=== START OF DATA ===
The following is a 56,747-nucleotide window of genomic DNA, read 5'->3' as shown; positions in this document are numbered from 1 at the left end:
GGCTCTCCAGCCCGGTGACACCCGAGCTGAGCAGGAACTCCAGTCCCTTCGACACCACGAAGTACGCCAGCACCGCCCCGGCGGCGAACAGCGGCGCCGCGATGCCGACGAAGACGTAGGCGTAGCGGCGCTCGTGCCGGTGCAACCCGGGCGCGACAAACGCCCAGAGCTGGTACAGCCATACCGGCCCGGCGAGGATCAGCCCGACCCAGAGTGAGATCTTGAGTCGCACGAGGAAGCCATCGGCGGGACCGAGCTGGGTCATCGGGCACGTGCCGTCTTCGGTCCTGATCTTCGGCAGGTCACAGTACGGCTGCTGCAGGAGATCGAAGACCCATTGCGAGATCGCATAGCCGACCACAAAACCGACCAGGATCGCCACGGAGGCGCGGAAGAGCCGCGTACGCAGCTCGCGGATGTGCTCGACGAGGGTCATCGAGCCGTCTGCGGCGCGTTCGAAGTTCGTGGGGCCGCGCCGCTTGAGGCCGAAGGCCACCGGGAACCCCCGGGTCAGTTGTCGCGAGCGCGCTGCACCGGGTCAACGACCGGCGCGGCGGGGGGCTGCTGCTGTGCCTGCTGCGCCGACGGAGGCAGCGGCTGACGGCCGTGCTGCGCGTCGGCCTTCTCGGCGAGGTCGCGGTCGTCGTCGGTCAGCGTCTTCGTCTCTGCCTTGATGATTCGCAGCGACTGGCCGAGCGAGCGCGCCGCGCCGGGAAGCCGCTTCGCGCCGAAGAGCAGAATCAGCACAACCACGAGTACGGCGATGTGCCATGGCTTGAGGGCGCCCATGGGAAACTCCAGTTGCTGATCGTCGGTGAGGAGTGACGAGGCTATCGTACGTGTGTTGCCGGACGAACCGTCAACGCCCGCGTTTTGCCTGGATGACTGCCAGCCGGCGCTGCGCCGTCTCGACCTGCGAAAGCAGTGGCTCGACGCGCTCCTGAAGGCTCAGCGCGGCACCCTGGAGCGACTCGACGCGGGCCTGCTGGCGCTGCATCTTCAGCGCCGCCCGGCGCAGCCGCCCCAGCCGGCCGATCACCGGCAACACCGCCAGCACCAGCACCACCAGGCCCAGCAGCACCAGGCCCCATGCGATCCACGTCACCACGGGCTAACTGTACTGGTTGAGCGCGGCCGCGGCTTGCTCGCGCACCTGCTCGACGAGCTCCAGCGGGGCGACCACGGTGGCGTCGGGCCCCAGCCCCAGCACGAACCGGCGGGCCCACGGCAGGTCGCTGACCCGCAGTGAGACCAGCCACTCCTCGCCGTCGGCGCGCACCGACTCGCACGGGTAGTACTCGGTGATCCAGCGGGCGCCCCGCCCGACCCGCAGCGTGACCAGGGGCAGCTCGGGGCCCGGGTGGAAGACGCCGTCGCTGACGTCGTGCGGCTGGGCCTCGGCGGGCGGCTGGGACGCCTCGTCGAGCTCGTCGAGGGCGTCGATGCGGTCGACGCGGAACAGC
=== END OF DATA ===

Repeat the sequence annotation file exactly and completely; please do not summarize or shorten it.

The following is a 56,747-nucleotide window of genomic DNA, read 5'->3' as shown; positions in this document are numbered from 1 at the left end:
GGCTCTCCAGCCCGGTGACACCCGAGCTGAGCAGGAACTCCAGTCCCTTCGACACCACGAAGTACGCCAGCACCGCCCCGGCGGCGAACAGCGGCGCCGCGATGCCGACGAAGACGTAGGCGTAGCGGCGCTCGTGCCGGTGCAACCCGGGCGCGACAAACGCCCAGAGCTGGTACAGCCATACCGGCCCGGCGAGGATCAGCCCGACCCAGAGTGAGATCTTGAGTCGCACGAGGAAGCCATCGGCGGGACCGAGCTGGGTCATCGGGCACGTGCCGTCTTCGGTCCTGATCTTCGGCAGGTCACAGTACGGCTGCTGCAGGAGATCGAAGACCCATTGCGAGATCGCATAGCCGACCACAAAACCGACCAGGATCGCCACGGAGGCGCGGAAGAGCCGCGTACGCAGCTCGCGGATGTGCTCGACGAGGGTCATCGAGCCGTCTGCGGCGCGTTCGAAGTTCGTGGGGCCGCGCCGCTTGAGGCCGAAGGCCACCGGGAACCCCCGGGTCAGTTGTCGCGAGCGCGCTGCACCGGGTCAACGACCGGCGCGGCGGGGGGCTGCTGCTGTGCCTGCTGCGCCGACGGAGGCAGCGGCTGACGGCCGTGCTGCGCGTCGGCCTTCTCGGCGAGGTCGCGGTCGTCGTCGGTCAGCGTCTTCGTCTCTGCCTTGATGATTCGCAGCGACTGGCCGAGCGAGCGCGCCGCGCCGGGAAGCCGCTTCGCGCCGAAGAGCAGAATCAGCACAACCACGAGTACGGCGATGTGCCATGGCTTGAGGGCGCCCATGGGAAACTCCAGTTGCTGATCGTCGGTGAGGAGTGACGAGGCTATCGTACGTGTGTTGCCGGACGAACCGTCAACGCCCGCGTTTTGCCTGGATGACTGCCAGCCGGCGCTGCGCCGTCTCGACCTGCGAAAGCAGTGGCTCGACGCGCTCCTGAAGGCTCAGCGCGGCACCCTGGAGCGACTCGACGCGGGCCTGCTGGCGCTGCATCTTCAGCGCCGCCCGGCGCAGCCGCCCCAGCCGGCCGATCACCGGCAACACCGCCAGCACCAGCACCACCAGGCCCAGCAGCACCAGGCCCCATGCGATCCACGTCACCACGGGCTAACTGTACTGGTTGAGCGCGGCCGCGGCTTGCTCGCGCACCTGCTCGACGAGCTCCAGCGGGGCGACCACGGTGGCGTCGGGCCCCAGCCCCAGCACGAACCGGCGGGCCCACGGCAGGTCGCTGACCCGCAGTGAGACCAGCCACTCCTCGCCGTCGGCGCGCACCGACTCGCACGGGTAGTACTCGGTGATCCAGCGGGCGCCCCGCCCGACCCGCAGCGTGACCAGGGGCAGCTCGGGGCCCGGGTGGAAGACGCCGTCGCTGACGTCGTGCGGCTGGGCCTCGGCGGGCGGCTGGGACGCCTCGTCGAGCTCGTCGAGGGCGTCGATGCGGTCGACGCGGAACAGC